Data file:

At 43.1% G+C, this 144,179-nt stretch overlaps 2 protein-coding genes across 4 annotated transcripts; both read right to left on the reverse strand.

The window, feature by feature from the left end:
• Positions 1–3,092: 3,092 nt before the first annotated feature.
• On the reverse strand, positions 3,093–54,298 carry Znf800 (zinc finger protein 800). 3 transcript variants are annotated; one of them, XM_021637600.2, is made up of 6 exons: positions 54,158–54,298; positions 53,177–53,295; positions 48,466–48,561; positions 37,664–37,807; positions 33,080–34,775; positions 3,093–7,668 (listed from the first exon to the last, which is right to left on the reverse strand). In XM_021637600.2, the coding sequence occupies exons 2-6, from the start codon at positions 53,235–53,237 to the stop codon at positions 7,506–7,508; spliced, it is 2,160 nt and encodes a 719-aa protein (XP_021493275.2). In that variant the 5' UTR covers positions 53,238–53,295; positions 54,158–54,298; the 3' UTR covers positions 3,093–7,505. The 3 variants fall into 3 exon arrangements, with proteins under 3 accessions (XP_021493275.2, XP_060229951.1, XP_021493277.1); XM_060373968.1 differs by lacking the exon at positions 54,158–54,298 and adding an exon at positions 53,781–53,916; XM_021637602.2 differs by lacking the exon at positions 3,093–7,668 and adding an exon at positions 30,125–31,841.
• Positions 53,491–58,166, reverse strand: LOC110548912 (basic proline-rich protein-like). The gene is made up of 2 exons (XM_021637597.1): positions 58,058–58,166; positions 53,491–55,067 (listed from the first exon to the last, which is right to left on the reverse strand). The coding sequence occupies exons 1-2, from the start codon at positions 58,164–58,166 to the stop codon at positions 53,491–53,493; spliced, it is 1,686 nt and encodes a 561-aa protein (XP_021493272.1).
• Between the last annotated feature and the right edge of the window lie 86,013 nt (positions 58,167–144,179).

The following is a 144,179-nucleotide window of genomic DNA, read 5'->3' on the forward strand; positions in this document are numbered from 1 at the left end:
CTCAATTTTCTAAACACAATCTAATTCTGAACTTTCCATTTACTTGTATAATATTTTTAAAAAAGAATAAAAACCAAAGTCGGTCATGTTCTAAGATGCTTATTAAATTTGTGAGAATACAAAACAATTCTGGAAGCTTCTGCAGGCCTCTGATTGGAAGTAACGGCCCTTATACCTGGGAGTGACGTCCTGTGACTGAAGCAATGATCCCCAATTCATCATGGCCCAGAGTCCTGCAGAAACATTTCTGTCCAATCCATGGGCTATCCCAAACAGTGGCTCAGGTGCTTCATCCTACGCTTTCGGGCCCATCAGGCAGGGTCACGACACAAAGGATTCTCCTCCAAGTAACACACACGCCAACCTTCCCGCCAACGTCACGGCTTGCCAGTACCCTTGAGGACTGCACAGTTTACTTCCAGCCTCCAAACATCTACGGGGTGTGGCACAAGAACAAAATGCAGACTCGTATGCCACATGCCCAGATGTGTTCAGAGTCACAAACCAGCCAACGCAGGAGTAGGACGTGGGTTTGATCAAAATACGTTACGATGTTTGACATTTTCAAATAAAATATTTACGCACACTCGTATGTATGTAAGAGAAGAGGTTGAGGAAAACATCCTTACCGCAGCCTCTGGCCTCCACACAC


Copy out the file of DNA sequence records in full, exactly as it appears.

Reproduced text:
At 43.1% G+C, this 144,179-nt stretch overlaps 2 protein-coding genes across 4 annotated transcripts; both read right to left on the reverse strand.

The window, feature by feature from the left end:
• Positions 1–3,092: 3,092 nt before the first annotated feature.
• On the reverse strand, positions 3,093–54,298 carry Znf800 (zinc finger protein 800). 3 transcript variants are annotated; one of them, XM_021637600.2, is made up of 6 exons: positions 54,158–54,298; positions 53,177–53,295; positions 48,466–48,561; positions 37,664–37,807; positions 33,080–34,775; positions 3,093–7,668 (listed from the first exon to the last, which is right to left on the reverse strand). In XM_021637600.2, the coding sequence occupies exons 2-6, from the start codon at positions 53,235–53,237 to the stop codon at positions 7,506–7,508; spliced, it is 2,160 nt and encodes a 719-aa protein (XP_021493275.2). In that variant the 5' UTR covers positions 53,238–53,295; positions 54,158–54,298; the 3' UTR covers positions 3,093–7,505. The 3 variants fall into 3 exon arrangements, with proteins under 3 accessions (XP_021493275.2, XP_060229951.1, XP_021493277.1); XM_060373968.1 differs by lacking the exon at positions 54,158–54,298 and adding an exon at positions 53,781–53,916; XM_021637602.2 differs by lacking the exon at positions 3,093–7,668 and adding an exon at positions 30,125–31,841.
• Positions 53,491–58,166, reverse strand: LOC110548912 (basic proline-rich protein-like). The gene is made up of 2 exons (XM_021637597.1): positions 58,058–58,166; positions 53,491–55,067 (listed from the first exon to the last, which is right to left on the reverse strand). The coding sequence occupies exons 1-2, from the start codon at positions 58,164–58,166 to the stop codon at positions 53,491–53,493; spliced, it is 1,686 nt and encodes a 561-aa protein (XP_021493272.1).
• Between the last annotated feature and the right edge of the window lie 86,013 nt (positions 58,167–144,179).

The following is a 144,179-nucleotide window of genomic DNA, read 5'->3' on the forward strand; positions in this document are numbered from 1 at the left end:
CTCAATTTTCTAAACACAATCTAATTCTGAACTTTCCATTTACTTGTATAATATTTTTAAAAAAGAATAAAAACCAAAGTCGGTCATGTTCTAAGATGCTTATTAAATTTGTGAGAATACAAAACAATTCTGGAAGCTTCTGCAGGCCTCTGATTGGAAGTAACGGCCCTTATACCTGGGAGTGACGTCCTGTGACTGAAGCAATGATCCCCAATTCATCATGGCCCAGAGTCCTGCAGAAACATTTCTGTCCAATCCATGGGCTATCCCAAACAGTGGCTCAGGTGCTTCATCCTACGCTTTCGGGCCCATCAGGCAGGGTCACGACACAAAGGATTCTCCTCCAAGTAACACACACGCCAACCTTCCCGCCAACGTCACGGCTTGCCAGTACCCTTGAGGACTGCACAGTTTACTTCCAGCCTCCAAACATCTACGGGGTGTGGCACAAGAACAAAATGCAGACTCGTATGCCACATGCCCAGATGTGTTCAGAGTCACAAACCAGCCAACGCAGGAGTAGGACGTGGGTTTGATCAAAATACGTTACGATGTTTGACATTTTCAAATAAAATATTTACGCACACTCGTATGTATGTAAGAGAAGAGGTTGAGGAAAACATCCTTACCGCAGCCTCTGGCCTCCACACAC